RIVIERA BEACH The new Marina Grande condominium seems like the dream residence for the Florida lifestyle: serene water views from the base of the Blue Heron Bridge, luxury interior finishes and even a marina next door.
So why have so many Marina Grande buyers changed their minds about living there?
During the past year, two dozen lawsuits have been filed by buyers wanting out of contracts for about 30 units in the $200 million waterfront project.
But Marina Grande is by no means the only Palm Beach County project losing favor with buyers. The county's troubled residential real estate market is causing developers fits, particularly condo builders trying to unload thousands of new units onto an overbuilt market. They now face the nightmare of taking back already sold units.
Growing numbers of home buyers have begun running to the courts exploiting any remedy to get out of pre-construction contracts on houses, townhouses and condos throughout South Florida. Buyers who signed sales contracts months or even years ago expecting to flip properties for fat profits now realize they might not be able to sell into this market slump.
In court documents, buyers say they want out because they don't like the way developers have changed terms of their deals. Developers counter that buyers are reneging simply because the flippers' market has died.
"If the market had continued soaring, these people would have closed on their contracts, and this lawsuit never would have been filed," said Michael MuŅiz, a Boca Raton lawyer.
MuŅiz represents Hovstone Properties Florida, which 16 buyers are suing, trying to get out of their contracts to buy at Monteverde, a Boynton Beach condominium.
Still, buyers anxious about the floundering real estate market seem more willing to risk a protracted battle in the courts, with no guarantee of success, than a near-term turnaround in the real estate market.
Attorney Gary Nagle said he counsels his clients this way: "We will win, or we will lose. If you want odds, go to Vegas."
Claims of excuse making
Nagle, of Juno Beach, is leading the challenge at Marina Grande, representing buyers trying to get out of contracts on 22 units. The first of his lawsuits goes to trial Tuesday.
Nagle's clients are suing to void their Marina Grande contracts by claiming the developer, Marina Grande Associates Ltd., changed terms of their deals. New documents show maintenance and insurance will cost 30 percent more than first promised, Nagle said. Under Florida law, buyers can void purchase contracts if developers make material changes that buyers consider adverse.
Not so fast, said Fort Lauderdale attorney Maurice Garcia, who represents Marina Grande.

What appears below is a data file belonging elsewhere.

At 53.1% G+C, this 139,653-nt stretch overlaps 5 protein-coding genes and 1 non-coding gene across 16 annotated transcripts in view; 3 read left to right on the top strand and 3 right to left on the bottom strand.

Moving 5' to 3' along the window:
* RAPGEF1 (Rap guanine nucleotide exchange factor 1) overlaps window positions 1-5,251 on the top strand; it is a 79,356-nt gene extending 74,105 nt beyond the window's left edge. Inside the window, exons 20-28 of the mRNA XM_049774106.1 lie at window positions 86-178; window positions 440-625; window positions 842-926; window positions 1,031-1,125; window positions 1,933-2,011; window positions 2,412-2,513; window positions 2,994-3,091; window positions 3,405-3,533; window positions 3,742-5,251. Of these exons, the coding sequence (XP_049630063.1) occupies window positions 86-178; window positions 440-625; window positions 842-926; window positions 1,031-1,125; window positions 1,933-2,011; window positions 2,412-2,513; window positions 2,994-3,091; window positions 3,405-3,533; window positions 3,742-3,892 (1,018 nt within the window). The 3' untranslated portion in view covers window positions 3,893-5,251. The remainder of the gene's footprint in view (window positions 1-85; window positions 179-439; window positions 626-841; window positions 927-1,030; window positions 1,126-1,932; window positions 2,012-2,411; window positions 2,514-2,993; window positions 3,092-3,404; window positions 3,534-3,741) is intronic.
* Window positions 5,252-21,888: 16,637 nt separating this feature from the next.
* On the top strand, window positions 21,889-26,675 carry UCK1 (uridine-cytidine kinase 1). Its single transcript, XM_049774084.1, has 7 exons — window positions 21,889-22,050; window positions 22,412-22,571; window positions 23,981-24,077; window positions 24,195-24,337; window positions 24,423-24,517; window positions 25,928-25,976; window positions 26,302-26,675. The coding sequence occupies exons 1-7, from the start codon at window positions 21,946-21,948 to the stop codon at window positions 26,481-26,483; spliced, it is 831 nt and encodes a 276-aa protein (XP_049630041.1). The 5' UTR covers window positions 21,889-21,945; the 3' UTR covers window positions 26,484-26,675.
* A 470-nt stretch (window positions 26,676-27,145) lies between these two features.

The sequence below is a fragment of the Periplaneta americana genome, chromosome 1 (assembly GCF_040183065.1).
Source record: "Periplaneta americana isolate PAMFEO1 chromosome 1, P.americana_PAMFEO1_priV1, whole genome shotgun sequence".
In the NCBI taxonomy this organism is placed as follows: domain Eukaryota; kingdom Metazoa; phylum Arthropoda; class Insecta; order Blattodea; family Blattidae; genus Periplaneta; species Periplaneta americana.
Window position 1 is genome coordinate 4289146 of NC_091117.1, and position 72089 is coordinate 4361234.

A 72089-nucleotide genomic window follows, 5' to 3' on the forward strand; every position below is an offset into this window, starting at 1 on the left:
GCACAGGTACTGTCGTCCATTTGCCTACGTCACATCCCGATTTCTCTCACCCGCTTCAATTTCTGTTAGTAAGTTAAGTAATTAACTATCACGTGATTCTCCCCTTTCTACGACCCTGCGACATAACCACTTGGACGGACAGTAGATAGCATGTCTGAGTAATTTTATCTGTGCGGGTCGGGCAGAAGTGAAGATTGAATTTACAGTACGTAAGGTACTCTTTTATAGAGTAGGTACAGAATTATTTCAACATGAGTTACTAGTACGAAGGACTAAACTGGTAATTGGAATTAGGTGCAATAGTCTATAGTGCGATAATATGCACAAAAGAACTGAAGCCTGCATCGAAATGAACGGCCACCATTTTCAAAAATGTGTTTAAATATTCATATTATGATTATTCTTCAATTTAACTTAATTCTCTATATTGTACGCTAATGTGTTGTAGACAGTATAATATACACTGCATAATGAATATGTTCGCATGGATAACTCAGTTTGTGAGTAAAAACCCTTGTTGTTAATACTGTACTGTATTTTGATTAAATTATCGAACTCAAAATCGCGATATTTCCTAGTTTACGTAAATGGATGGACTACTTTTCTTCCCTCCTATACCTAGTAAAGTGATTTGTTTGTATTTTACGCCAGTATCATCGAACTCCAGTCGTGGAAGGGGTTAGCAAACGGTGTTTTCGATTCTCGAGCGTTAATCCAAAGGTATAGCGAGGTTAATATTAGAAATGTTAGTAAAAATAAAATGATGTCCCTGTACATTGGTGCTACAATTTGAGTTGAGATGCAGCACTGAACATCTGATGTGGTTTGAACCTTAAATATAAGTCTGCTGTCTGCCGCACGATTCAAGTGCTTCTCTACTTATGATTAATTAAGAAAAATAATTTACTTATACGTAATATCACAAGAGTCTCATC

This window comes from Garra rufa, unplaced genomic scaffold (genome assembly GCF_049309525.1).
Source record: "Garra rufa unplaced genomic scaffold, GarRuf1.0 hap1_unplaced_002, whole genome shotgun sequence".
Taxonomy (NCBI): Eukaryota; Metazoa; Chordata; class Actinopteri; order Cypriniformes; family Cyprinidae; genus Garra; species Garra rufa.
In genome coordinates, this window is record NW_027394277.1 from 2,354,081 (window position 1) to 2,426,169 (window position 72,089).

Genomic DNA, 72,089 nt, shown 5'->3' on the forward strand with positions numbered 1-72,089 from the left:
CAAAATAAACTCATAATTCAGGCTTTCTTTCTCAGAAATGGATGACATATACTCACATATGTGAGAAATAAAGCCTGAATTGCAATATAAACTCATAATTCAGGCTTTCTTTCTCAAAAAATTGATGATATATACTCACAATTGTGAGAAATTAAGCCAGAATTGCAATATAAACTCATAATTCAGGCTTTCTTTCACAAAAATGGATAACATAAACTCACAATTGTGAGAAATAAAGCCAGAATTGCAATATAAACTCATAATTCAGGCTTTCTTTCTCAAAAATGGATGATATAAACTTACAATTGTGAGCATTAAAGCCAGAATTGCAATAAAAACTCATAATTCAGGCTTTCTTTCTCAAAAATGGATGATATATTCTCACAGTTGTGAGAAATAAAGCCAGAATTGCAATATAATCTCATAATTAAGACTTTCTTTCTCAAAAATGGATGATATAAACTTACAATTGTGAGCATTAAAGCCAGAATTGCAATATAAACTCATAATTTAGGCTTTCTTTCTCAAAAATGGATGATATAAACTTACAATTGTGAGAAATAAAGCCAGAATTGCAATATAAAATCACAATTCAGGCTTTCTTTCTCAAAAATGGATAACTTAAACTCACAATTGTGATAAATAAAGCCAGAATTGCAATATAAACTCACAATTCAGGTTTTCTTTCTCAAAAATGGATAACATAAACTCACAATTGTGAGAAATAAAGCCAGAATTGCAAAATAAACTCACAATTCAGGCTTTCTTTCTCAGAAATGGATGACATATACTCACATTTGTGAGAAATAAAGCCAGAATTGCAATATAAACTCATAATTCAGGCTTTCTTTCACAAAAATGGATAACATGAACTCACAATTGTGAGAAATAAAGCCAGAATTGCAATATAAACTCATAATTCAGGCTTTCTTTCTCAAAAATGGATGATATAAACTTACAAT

"What's really changed is the market," Garcia said. "Not anything else."
Garcia alleges that buyers are making excuses to get out of their deals by complaining about minor changes, such as the number of parking spaces. Or the exterior color of the building, which was marketed as a soothing beige but ended up being slathered in vivid red, yellow and cream stripes.
To be sure, the building's exterior color has become a touchy subject, according to local real estate agents. Some have dubbed Marina Grande the "rainbow condo" or the "condiment building," as in ketchup, mustard and mayonnaise. Others just refer to it as "that monster."
None of that seems to shake developer Brian Street. He defends the paint job, saying it evokes "a Caribbean feel."
Phased building an issue
Paint color aside, there's little question that this market doesn't favor resales, as many Marina Grande buyers had planned.
Of the project's 349 units, 14 remain to be sold by the developer, plus 57 for sale on the resale market and 46 more for rent, said Barbara Anne Fox of Lubeck Real Estate on Singer Island.
Prices on Marina Grande units started in the $300,000s when the project opened. Now they sell for somewhere in the $400,000s, on up to more than $1 million.
Fox, who lives in a Marina Grande unit, wishes investors would stop trying to bail out of their deals. So what if the real estate market isn't on fire, she says. "This is still a great place."
Buyers aren't likely to get a free pass from Street, president of Boca Developers, a company associated with Marina Grande.
Indeed, Street said he's not responsible for spiraling property insurance costs that have been buffeting the region's homeowners, so he's not going to allow buyers to escape their contracts.
"We entered into a compact and I relied on it," Street said. "If I had failed to meet my obligation, I doubt anyone would have been forgiving."
Meanwhile, still uncertain is the fate of a dispute at the Monteverde community in Boynton Beach.
Delray Beach lawyer Brian Lipshy represents 16 buyers suing Monteverde's developer, Hovstone Properties. The buyers want out of the Monteverde condo, which is part of the Renaissance Commons community on Congress Avenue in Boynton Beach, because they say Hovstone has changed the deal.
The buyers contend that Hovstone's decision to build only two of four planned buildings makes the project a "phased" condo, in violation of contract terms. Lipshy said his clients might not have bought into the project if they knew up front that Monteverde - prices at Monteverde range from $250,000 to $360,000 - wasn't going to be built all at once.
Although court documents show that Hovstone Properties admits Monteverde is being built in stages because of sluggish sales and hurricane fears, lawyer MuŅiz said the lawsuit is nothing more than speculators trying to avoid closing on their contracts.
The sides have been duking it out in court for months, and the matter shows no signs of being settled.
Lipshy said it's a sign of the times: "I've filed more lawsuits in the past six months than in all my years as an attorney," he said.